Split Polls – Analysis – Eurasia Review


By Deepak Kumar Nayak*

On May 13, 2022, at least two people were killed and 24 were injured in four incidents of poll-related violence in different parts of the country. Some of the day’s notable incidents included:

  • A youth, identified as Bir Bahadur Katuwal (18), was killed and another was injured in police action after a dispute between two candidates escalated in the polling center of the Voting of Kalika Secondary School in Katari-10 Municipality of Udayapur District in Province No 1.
  • A 35-year-old man, identified as Sudip Rai, died in a violent clash between militants of the Nepalese Congress (NC) and the Communist Party of Nepal-Maoist Center (CPN-Maoist Center) in Sotang Rural Municipality-3, in the Solukhumbu District of Province No. 1.
  • Fifteen people were injured in the head in a clash that erupted during polling at Kharidi Primary School in Gadhimai-3 Laxmipur Township, Rautahat District of No 2 Province. took place after a dispute between two parties during the vote.
  • Eight people, including a polling official, were injured in clashes that erupted at two polling stations at Mahadev Secondary School in Chakheli-2 Rural Municipality in Humla District of Province No. 6.

In addition, between February 7, 2022, the day the local body elections were announced, and the day before the polls on May 13, 2022, at least 37 people were injured in three separate incidents of clashes/violence reported across the country. .

Some of the major incidents reported during this period included:

May 11: More than 20 people were injured in a clash between NC and CPN-Maoist Center cadres in Bhorle in Nilkantha-6 Township in Dhading District of Province No. 3. Interestingly, an electoral alliance was forged between the NC, the CPN-Maoist Center, and the Communist Party of Nepal-Unified Socialist (CPN-Unified Socialist) in the district.

May 11: A bomb exploded at Milanchowk in Butwal in Rupandehi District of Province No. 5. Although no one claimed responsibility, a pamphlet bearing the name CPN-Maoist Center was found at the scene, in which people were asked to boycott the local elections.

May 6: More than a dozen police officers and five cadres of the NC and the CPN Socialist Unity Party were injured when their cadres clashed at Pandusen in Budhinanda Township of Bajura District in Province No. 7.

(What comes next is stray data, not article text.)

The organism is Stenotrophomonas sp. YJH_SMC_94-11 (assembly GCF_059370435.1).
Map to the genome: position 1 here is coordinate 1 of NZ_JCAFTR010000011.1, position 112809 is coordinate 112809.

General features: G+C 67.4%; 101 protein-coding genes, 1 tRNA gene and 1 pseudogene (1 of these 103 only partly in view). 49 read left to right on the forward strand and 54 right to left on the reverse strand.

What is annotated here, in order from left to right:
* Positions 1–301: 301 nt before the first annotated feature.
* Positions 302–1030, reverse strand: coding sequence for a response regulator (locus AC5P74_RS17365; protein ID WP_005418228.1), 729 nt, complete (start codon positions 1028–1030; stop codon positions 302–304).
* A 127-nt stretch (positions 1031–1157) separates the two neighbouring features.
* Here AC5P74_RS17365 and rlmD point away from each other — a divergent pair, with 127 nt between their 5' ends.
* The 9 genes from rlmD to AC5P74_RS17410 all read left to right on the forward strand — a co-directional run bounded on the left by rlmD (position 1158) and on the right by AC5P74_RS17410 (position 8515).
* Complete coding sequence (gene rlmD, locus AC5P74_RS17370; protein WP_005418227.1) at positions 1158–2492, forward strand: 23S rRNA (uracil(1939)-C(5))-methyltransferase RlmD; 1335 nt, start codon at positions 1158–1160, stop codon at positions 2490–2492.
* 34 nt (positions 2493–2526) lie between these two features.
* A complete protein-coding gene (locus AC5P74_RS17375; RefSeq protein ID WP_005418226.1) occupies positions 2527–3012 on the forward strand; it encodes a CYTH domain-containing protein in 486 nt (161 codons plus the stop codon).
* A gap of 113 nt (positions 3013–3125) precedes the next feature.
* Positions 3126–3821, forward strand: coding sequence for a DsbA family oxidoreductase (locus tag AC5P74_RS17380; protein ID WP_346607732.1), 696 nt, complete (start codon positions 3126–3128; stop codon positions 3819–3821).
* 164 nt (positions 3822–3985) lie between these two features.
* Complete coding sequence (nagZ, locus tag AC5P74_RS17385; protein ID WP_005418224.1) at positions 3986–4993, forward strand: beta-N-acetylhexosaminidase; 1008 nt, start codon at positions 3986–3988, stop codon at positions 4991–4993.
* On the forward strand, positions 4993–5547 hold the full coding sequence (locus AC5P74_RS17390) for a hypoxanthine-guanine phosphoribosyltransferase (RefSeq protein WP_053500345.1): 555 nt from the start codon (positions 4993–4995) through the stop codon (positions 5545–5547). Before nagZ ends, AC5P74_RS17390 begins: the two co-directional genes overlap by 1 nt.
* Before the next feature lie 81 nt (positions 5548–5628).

The second local body elections were held in a single phase on May 13, 2022 to elect 35,221 members in 753 local-level units in six metropolitan cities, 11 sub-metropolitan cities, 276 municipalities and 460 rural municipalities.

Significantly, the 2015 Constitution of Nepal instituted a three-tier federal structure, with each of the federal, provincial and local units operating independently.

It is useful to recall here that the first local elections after the promulgation of the new Constitution of 2015, elections were held in three phases on May 14, June 28 and September 18, 2017.

Between the date of the announcement (20 February 2017) and the last election day (18 September 2017)]of the first local body elections, 11 people were killed and 97 were injured in 19 separate incidents of clashes/violence reported across the country.

Meanwhile, according to Electoral Commission (EC), so far (data as of May 30, 2022), 35,045 people’s representatives have been elected. The results of 176 seats were yet to come. The NC had the maximum number of people’s representatives, at 13,758; followed by the United Marxist-Leninist Communist Party of Nepal (CPN-UML), 11,893; CPN-Maoist Centre, 5,045; Janata Samajbadi-Nepal Party (JSP-N), 1,539 and other parties and independents, 2,810.

While political violence itself represents a dangerous trend, clashes between members of the Five-Party Joint Power Alliance, which includes the NC, CPN-Maoist Centre, CPN-Socialist Unity, Janata Samajbadi Party -Nepal and Rastriya Janamorcha, do not bode well. for the overall politics and security of Nepal. Significantly, despite being in government, these parties failed to forge an overall alliance and stand together in the elections. On April 25, 2022, the Minister of Urban Development and leader of the CPN-Unified Socialist, Ram Kumari Jhakri, wrote on Twitter,

The [electoral] the alliance has not been satisfactory and respectful. We failed to create a cordial atmosphere even among the member parties of the alliance. There was a display of arrogance [by alliance partners] during the talks. In the meantime, after listening to the expressions of some of the leaders of the coalition, it seems that one day we will have to settle our accounts with them. That’s it.

Violent clashes between members of these groups in the elections could lead to a further weakening of the alliance and the collapse of the Center government, which has never been in a stable state since it came to power on July 13. 2021. Further destabilization could create serious security concerns for the country, as fringe extremist elements continue to threaten to resort to violence, and are likely to act on their warnings if a sufficiently “conducive” environment is created due to fractional parties operating within the constitutional mandate.

*Deepak Kumar Nayak
Research Associate, Conflict Management Institute


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